A comprehensive volume spanning the entire theory course, Harmony And Voice Leading
begins with coverage of basic concepts of theory and harmony, and moves into coverage of advanced dissonance and chromaticism. It emphasizes the linear aspects of music as much as the harmonic, and introduces large-scale progressions--linear and harmonic--at an early stage. The first three Units of the book are designed to be taught sequentially, but instructors have the flexibility to teach the latter units in any combination and order they choose.
- Part I: The Primary Materials and Procedures.
1. Key, Scales, and Modes
3. Rhythm and Meter
4. Triads and Seventh Chords
5. Procedures of Four-Part Writing
- Part II: I-V-I and Its Elaborations.
6. I, V, and V7
7. I6, V6, VII6
8. Inversions of V7
9. Leading to V, IV,II, and II7
10. The Cadential 6/4
11. VI and IV6
12. Supertonic and Subdominant Seventh Chords
13. Other Uses of IV, IV6, and VI
14. V as a Key Area
15. III and VII.
- Part III: 5/3, 6/3, and 6/4 Techniques.
16. 5/3-Chord Techniques
17. Diatonic Sequences
18. 6/3-Chord Techniques
19. 6/4-Chord Techniques.
- Part IV: Elements of Figuration.
20. Melodic Figuration
21. Rhythmic Figuration
- Part V: Dissonance and Chromaticism I.
22. Leading-Tone Seventh Chords
24. Remaining Uses of Seventh Chords
25. Applied V and VII
26. Diatonic Modulation.
- Part VI: Dissonance and Chromaticism II.
27. Seventh Chords with Added Dissonance
28. The Phrygian II (Neapolitan)
29. Augmented Sixth Chords
30. Other Chromatic Chords
31. Chromatic Voice-Leading Techniques
32. Chromaticism in Larger Contexts.
- Appendix I: Keyboard Progressions.
- Appendix II: Score Reduction.
- Index of Musical Examples.
- Subject Index.
New To This Edition:
- The text and musical examples have been thoroughly revised for increased clarity and accessibility.
- Clearer visual presentation, increased clarity and consistency of terminology and symbols, and more guidance in the exercises increase the text's effectiveness.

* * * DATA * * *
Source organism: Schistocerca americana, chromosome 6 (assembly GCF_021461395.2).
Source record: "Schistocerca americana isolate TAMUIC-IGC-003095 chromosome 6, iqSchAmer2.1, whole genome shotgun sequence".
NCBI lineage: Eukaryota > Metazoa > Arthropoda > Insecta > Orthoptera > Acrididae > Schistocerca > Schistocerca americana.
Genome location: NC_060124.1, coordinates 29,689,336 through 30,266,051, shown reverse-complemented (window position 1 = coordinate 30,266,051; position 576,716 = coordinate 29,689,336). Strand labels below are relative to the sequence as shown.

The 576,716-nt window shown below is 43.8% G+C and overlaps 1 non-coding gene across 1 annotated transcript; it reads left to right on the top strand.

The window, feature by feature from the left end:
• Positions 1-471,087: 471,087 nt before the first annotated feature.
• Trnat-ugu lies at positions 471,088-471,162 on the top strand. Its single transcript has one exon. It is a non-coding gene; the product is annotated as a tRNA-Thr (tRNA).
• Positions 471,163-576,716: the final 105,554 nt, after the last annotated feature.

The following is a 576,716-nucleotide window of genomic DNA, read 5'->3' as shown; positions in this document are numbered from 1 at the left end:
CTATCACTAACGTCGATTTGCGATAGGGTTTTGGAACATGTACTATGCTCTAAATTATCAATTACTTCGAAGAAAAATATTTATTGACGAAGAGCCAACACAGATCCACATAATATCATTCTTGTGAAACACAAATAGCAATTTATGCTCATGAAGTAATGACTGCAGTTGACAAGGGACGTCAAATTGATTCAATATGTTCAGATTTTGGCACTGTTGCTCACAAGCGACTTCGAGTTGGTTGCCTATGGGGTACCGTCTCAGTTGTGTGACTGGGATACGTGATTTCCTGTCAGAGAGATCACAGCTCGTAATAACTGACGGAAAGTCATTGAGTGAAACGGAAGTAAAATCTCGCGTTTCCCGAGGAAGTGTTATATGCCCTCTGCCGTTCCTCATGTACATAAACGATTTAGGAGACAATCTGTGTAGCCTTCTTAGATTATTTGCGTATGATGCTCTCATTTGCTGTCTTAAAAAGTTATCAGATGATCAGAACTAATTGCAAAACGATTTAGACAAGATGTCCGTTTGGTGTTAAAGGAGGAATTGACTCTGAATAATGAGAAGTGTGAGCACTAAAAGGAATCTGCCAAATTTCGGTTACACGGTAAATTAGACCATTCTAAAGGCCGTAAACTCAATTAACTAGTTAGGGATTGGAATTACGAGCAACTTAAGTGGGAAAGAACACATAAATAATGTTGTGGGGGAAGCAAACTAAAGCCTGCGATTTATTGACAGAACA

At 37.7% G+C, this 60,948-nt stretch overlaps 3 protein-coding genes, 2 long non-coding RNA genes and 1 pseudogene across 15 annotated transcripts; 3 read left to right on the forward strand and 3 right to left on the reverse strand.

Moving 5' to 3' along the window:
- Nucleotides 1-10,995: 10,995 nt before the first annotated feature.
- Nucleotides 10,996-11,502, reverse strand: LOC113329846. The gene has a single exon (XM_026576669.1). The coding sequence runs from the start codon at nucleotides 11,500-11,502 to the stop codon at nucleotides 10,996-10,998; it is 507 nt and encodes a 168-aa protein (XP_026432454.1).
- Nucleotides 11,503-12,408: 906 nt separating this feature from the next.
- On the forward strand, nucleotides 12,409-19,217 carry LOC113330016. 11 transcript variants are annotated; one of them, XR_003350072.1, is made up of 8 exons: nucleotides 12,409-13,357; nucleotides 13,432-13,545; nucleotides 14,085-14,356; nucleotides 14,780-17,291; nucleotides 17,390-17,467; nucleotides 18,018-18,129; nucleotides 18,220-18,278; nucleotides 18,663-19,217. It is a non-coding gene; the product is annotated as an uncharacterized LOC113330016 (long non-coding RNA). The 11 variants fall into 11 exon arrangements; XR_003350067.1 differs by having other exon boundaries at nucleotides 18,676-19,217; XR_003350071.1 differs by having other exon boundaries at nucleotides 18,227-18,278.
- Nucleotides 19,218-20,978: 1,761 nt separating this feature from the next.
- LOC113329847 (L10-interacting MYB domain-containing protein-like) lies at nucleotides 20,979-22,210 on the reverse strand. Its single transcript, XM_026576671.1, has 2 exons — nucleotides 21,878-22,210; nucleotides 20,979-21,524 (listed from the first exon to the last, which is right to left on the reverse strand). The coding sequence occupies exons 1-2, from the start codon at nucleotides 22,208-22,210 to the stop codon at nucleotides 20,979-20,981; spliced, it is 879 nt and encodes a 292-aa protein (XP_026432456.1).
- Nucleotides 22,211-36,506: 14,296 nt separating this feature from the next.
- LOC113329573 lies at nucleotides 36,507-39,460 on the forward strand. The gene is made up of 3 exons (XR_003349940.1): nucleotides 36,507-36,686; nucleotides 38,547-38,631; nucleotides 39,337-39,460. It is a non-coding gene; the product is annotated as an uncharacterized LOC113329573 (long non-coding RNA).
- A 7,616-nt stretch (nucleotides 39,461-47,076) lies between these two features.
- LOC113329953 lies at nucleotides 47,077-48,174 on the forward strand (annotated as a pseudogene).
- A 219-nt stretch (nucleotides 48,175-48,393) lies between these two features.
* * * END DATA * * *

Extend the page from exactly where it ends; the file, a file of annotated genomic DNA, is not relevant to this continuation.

- More precise treatment of chord succession appears under the category of "harmonic syntax."
- Greatly expanded treatment of phrase rhythm and phrase.
- Unit 29, "Augmented Sixth Chords," has been revised to include sections on voice leading, modulation, and moving to applied dominants and non-dominants.
- More exercises of a quasi-compositional nature give students experience in writing phrases and phrase groups. (In the workbooks, a few of these exercises include the setting of texts.)
- A new second Appendix provides instruction on making simple score reductions.
Edward Aldwell received his bachelor's and master's degrees from The Juilliard School where he studied piano with Adele Marcus. He studied theory and analysis privately with Carl Schachter and later with Ernst Oster. He has been a member of the Techniques of Music department at Mannes since 1969 and a member of the piano department since 1973. He has taught theory at The Curtis Institute of Music since 1971 and is currently Chairperson of the theory department. He has given recitals and master classes throughout the United States as well as in Israel, England and Germany, many of them devoted to the works of Bach. Recordings include both books of THE WELL-TEMPERED CLAVIER, GOLDBERG VARIATIONS and FRENCH SUITES OF BACH, as well as works of Hindemith and Faur?.
Carl Schachter has taught music theory and analysis at Mannes College since 1956. He has served as the Chair of the Techniques of Music Division, and he was Dean of the College from 1962 to 1966. In July 1996 he retired as Distinguished Professor of Music at Queens College and the CUNY Graduate School, where he had taught since 1971. Following his retirement from Queens College, he joined the faculty of The Juilliard School. He has lectured and taught in France, England, Italy, Germany, Austria, Spain, Finland, Estonia, Holland, Mexico, and Australia as well as the U.S. and Canada.